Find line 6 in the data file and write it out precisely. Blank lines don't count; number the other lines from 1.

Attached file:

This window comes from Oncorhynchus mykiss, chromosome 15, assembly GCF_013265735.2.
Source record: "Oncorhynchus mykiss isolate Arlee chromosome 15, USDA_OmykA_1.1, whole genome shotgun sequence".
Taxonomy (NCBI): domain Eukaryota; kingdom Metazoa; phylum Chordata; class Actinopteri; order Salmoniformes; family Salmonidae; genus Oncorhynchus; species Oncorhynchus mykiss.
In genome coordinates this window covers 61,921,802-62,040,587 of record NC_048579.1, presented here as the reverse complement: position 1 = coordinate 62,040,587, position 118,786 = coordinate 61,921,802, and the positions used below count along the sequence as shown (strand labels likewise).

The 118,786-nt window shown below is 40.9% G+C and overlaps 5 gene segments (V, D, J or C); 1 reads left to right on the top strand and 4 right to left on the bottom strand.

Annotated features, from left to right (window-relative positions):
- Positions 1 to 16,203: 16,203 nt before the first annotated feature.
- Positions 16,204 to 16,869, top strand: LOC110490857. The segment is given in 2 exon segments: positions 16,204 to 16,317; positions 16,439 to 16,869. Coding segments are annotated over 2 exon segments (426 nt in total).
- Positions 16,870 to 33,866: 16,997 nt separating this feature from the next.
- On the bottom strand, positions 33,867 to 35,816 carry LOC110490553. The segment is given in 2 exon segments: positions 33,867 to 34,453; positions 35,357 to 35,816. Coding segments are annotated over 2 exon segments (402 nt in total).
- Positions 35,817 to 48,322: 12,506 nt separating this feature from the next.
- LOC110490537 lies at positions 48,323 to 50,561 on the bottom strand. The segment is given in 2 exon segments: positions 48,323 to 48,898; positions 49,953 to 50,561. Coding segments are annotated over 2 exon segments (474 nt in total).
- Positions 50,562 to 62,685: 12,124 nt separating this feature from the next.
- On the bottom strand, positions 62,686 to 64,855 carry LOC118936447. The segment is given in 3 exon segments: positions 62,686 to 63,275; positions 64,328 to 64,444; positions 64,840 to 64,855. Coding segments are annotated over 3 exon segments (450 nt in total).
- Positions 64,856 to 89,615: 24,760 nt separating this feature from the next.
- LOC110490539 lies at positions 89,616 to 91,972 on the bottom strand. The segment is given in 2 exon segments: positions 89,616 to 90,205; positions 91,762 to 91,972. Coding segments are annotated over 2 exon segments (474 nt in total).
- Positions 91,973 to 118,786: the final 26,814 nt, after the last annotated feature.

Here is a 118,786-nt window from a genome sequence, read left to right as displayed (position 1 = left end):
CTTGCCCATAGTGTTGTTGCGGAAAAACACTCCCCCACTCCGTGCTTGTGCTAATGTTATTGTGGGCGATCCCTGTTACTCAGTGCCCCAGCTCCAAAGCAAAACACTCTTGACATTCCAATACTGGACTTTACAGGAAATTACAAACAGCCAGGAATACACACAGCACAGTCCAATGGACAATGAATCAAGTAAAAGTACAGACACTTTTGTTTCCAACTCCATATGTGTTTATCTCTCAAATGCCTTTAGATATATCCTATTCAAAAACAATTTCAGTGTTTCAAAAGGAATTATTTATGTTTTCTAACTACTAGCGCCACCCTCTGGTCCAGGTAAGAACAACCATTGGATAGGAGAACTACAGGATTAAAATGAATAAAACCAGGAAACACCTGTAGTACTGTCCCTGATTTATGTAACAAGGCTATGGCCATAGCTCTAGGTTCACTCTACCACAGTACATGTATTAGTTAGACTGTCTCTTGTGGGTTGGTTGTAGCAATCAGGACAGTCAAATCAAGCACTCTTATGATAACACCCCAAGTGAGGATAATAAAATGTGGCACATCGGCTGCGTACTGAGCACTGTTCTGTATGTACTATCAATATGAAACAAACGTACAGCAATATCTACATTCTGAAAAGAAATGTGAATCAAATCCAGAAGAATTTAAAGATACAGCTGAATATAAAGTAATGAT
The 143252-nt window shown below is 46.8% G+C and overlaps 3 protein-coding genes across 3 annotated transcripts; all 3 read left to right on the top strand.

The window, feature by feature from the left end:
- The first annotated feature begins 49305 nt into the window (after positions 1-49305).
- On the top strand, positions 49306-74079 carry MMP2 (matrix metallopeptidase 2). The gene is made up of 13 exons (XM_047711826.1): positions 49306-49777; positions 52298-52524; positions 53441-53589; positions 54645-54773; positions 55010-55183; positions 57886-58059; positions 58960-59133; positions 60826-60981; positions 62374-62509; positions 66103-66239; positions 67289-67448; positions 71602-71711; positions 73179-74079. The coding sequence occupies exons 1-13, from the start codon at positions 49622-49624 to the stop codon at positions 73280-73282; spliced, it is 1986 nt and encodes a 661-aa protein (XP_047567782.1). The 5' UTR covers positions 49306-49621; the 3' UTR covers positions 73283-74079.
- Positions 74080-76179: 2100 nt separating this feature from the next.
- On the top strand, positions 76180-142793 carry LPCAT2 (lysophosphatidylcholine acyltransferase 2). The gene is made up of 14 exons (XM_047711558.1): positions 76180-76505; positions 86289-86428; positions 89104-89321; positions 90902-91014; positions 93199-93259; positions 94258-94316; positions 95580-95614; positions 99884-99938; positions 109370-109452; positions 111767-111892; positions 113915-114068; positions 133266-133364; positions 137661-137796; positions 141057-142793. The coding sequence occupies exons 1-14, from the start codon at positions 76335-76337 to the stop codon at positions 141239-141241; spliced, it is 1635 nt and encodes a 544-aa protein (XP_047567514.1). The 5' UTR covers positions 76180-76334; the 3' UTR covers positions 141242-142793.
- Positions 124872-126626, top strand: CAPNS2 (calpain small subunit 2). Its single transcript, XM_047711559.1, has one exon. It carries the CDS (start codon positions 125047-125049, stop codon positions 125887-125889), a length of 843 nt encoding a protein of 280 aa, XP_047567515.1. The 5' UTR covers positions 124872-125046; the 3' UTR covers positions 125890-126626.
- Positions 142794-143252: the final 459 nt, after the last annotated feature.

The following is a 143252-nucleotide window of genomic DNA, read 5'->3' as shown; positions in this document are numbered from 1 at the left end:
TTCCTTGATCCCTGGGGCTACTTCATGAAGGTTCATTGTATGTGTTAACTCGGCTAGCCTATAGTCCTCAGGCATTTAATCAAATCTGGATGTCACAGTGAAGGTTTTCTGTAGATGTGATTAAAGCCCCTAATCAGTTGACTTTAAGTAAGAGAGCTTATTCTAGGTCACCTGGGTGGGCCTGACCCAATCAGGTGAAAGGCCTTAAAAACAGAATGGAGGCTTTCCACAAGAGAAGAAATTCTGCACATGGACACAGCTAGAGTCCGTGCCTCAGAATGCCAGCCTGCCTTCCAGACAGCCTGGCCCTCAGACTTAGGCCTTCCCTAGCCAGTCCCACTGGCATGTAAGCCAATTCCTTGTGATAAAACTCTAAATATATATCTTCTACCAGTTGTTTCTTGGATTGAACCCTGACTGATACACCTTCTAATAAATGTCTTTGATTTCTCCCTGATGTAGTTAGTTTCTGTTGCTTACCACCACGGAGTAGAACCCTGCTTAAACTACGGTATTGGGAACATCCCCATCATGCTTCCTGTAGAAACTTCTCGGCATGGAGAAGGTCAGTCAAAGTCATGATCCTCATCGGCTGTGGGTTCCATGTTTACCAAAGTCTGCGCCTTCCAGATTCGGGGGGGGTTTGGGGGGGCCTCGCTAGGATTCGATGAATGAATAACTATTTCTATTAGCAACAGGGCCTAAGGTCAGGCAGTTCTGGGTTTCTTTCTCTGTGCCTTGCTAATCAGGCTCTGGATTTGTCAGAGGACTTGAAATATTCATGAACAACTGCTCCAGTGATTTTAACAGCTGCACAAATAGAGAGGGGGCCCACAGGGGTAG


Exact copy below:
Annotated features, from left to right (window-relative positions):